If we really want to understand these systems, we have to go a lot further than just using machine-learning or past-data. We need to learn to completely recreate these systems in their entirety.
If we really want to change our worlds we need developers like you to be able to run these systems in real-time, build new builds, and build new services that run on top of this stuff – and that’s precisely what we’ve being doing with SpatialOS.
I’m pleased today to announce that we’re gonna be open-sourcing more and more content, and showing more and more frameworks over the course of the next six months that make it possible for more and more developers to attack new problem domains.
Just like Google – with the spirit of open open-development and sharing content – we intend to do everything we can to foster a community where developers can share code, share their framework, share integrations and start to build and create new services and businesses. We don’t all have to start from scratch – we can start to create an ecosystem to make this stuff possible.
That’s why we’ve chosen to partner with Google. We truly believe that the Cloud is not going to be a zero-sum game and the age of closed systems and trying to, in effect, hot-house developers into committing to a closed ecosystem are over. We can’t succeed unless you succeed and I think Google recognises that – and that’s the genuine reason why i’m here today and why we’ve chosen to make this partnership happen.
We’re also going to be announcing incredible new integrations with services ranging from machine learning simulations that can be added into our tech, to integrations with services like YouTube which we will be talking more about later this year – that are going to make our technology even more functional and useful to you.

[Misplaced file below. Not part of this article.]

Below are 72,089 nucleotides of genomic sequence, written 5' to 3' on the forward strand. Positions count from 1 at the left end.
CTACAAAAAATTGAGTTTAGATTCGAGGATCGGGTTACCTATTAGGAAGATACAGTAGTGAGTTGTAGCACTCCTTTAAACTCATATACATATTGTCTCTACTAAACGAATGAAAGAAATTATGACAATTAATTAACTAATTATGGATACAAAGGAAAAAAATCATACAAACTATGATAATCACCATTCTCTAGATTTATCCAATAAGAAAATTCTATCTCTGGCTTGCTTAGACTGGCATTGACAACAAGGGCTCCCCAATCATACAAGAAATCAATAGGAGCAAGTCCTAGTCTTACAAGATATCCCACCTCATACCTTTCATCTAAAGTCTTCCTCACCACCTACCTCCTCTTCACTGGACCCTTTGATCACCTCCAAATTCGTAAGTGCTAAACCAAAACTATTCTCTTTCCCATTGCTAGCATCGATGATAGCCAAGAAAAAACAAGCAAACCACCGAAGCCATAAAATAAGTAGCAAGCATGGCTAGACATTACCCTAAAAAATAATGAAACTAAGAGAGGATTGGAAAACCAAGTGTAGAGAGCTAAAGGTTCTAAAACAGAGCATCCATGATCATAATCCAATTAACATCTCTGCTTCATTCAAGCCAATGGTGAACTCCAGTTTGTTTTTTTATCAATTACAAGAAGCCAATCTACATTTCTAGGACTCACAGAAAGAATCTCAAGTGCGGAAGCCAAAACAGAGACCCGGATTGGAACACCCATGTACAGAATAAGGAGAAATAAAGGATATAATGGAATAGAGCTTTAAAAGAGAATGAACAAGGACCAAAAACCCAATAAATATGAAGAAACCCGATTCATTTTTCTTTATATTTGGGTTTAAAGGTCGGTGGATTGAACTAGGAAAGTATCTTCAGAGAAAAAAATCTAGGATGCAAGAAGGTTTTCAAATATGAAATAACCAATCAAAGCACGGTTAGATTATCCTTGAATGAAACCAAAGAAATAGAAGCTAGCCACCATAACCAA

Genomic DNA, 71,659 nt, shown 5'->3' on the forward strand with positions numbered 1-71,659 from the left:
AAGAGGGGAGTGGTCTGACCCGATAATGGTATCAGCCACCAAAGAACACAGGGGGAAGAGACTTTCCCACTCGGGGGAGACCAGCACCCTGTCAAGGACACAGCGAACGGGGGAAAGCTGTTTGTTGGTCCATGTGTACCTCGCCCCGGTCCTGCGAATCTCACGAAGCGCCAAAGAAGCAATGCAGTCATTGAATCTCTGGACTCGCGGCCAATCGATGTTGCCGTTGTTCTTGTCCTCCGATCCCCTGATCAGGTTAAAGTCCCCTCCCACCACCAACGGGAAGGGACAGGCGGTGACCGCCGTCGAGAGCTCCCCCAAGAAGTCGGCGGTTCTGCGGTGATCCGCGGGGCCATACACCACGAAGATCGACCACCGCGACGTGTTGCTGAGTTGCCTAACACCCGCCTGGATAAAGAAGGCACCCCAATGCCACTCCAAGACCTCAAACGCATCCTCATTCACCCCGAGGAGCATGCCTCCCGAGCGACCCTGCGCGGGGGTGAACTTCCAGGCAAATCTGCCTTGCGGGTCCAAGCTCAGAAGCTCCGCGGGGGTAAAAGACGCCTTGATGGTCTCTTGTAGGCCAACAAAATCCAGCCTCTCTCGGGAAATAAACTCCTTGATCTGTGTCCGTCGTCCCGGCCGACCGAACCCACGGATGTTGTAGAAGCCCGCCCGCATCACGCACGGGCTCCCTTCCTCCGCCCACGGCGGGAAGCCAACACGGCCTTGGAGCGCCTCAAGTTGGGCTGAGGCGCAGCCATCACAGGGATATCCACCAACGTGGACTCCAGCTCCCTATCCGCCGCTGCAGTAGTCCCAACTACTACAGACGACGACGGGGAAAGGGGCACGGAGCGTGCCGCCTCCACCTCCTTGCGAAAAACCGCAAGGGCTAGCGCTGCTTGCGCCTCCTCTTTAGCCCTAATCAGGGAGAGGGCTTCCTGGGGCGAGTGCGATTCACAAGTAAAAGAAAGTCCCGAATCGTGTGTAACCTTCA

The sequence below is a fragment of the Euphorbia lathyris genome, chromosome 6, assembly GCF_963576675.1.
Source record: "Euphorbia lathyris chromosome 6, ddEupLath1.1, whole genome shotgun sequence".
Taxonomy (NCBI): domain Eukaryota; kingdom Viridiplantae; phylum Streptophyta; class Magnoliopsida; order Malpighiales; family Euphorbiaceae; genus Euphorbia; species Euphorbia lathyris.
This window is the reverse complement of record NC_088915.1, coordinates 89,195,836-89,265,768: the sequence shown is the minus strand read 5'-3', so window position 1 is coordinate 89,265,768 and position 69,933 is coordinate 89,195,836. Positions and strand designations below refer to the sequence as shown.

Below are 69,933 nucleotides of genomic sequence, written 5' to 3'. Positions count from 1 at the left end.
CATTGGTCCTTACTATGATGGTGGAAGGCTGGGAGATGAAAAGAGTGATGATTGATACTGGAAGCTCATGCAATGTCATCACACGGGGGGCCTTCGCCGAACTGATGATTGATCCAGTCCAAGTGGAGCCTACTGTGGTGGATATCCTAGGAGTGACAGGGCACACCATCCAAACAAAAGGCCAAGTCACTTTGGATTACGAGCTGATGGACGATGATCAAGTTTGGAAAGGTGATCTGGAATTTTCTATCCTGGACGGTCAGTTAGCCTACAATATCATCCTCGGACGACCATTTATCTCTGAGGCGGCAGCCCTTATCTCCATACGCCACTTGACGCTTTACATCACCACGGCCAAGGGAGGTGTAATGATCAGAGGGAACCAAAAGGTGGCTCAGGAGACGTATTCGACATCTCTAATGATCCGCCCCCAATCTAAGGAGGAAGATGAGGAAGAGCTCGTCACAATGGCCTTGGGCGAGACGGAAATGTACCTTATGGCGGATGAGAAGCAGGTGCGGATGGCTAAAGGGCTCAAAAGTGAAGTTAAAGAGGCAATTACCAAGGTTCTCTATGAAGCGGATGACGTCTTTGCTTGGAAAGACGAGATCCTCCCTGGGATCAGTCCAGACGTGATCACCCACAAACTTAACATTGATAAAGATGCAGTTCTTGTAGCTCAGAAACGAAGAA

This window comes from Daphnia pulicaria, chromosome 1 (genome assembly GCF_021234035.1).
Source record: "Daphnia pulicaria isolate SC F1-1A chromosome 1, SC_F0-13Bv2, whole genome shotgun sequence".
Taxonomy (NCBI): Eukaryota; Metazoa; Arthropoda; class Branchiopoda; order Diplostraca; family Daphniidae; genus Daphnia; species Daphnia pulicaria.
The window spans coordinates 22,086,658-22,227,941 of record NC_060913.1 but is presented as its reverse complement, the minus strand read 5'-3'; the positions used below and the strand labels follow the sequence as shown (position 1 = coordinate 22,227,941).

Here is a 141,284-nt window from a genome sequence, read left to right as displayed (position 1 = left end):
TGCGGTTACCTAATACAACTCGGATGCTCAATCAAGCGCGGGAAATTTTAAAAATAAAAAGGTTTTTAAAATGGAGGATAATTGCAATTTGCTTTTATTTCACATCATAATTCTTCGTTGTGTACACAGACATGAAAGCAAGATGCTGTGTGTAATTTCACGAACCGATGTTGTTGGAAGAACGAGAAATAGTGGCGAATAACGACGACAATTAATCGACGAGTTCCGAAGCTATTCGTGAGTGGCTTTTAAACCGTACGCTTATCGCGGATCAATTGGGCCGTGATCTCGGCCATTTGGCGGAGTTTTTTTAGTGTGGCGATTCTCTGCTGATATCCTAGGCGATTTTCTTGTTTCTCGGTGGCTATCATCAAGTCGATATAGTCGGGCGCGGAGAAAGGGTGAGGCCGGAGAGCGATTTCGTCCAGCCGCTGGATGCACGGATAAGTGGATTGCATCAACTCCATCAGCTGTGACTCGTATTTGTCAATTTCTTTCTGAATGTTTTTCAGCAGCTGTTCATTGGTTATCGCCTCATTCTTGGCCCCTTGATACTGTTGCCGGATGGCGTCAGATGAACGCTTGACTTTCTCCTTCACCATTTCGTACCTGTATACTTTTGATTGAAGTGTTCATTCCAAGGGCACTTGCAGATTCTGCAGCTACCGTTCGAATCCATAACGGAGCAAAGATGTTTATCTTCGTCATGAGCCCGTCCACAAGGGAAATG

So I’ve talked a lot about what’s possible but I haven’t shown you anything really cool yet. I want show you something we built in conjunction with a Public Sector partner.
This is the largest simulation of its kind, ever created.
It’s a complete simulation of an entire British city; its telco-network, its power grid, its transport network, its sewage systems, its housing demographics, even the way in which people move around and interact with the city. We’re going to be open-sourcing some of this content later this year. This runs on thousands of cores and it’s able to run in real-time using Unity for visualisation and interaction with the simulation.
This has already started to transform the ways we look at cascading failure in emergent systems, to change how we do infrastructure planning, to change how we think about running services.
My contention to you today is that this is the future of how we’re going to look at how all the systems in our world operate. Not just looking at past-data but recreating them, rethinking how we can make these “what-if?” decisions. There are even companies that are beginning to use SpatialOS to run systems of autonomous vehicles and managing them as fleets.
So I want to leave you with an idea. The idea of “AI” is something that Google talks about it all the time – you can’t go on TechCrunch without seeing an AI article – but the idea of “Recreating Reality” – building reality-scale simulations and services – is just as important and I believe it’s going to underpin how our world is going to transform, whether it’s simulations of tumours in cells that can help us understand disease, or models of infrastructure that can help us save money and make better choices.
With your help and the ability to build an open community on our technology, we hope to kick-start this. If you’re excited, please check out what we have online, you can download our SDK right now and get started making games – thank you.”